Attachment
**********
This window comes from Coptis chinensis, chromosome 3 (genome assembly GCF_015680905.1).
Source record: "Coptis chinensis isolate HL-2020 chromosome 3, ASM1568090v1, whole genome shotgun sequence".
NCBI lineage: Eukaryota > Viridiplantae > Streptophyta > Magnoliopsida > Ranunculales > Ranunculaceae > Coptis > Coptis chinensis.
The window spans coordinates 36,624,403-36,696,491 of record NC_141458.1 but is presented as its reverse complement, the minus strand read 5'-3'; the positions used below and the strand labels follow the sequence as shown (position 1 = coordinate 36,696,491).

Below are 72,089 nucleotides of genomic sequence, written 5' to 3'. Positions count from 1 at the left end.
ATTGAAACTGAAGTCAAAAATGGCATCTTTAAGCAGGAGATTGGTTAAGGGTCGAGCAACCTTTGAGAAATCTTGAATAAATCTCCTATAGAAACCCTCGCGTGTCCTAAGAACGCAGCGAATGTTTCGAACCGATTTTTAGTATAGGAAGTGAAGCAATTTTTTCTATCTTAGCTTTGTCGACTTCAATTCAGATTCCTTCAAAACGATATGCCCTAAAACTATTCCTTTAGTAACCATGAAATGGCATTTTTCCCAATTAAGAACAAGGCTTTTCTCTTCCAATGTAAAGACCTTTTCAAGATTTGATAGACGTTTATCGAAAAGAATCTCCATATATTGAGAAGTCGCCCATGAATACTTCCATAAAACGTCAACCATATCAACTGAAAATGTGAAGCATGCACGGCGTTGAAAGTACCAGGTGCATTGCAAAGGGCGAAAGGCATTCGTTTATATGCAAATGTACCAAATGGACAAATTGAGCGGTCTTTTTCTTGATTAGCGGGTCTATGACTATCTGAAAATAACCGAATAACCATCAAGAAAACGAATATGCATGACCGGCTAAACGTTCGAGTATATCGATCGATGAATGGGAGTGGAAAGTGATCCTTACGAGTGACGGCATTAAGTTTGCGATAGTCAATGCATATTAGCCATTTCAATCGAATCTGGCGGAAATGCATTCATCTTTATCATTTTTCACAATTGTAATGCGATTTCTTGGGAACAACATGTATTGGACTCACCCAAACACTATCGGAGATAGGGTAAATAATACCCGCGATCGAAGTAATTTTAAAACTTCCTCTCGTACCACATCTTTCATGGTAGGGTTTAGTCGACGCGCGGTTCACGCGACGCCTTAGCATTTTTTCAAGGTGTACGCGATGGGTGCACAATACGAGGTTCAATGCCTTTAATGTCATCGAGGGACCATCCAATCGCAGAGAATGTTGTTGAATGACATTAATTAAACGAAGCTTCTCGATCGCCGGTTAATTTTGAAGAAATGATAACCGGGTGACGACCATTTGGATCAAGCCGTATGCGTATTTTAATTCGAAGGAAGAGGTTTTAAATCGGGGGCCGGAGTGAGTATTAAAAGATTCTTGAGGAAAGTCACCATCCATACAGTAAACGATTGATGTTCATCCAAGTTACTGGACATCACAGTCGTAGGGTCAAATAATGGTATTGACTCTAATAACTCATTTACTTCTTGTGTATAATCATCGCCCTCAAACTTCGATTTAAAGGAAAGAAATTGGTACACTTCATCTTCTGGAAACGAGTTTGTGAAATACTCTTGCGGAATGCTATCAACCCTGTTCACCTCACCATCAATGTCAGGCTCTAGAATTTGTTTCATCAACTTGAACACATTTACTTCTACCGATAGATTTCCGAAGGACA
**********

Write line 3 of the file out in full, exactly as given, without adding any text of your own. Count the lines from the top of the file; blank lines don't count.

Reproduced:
NCBI lineage: Eukaryota > Viridiplantae > Streptophyta > Magnoliopsida > Ranunculales > Ranunculaceae > Coptis > Coptis chinensis.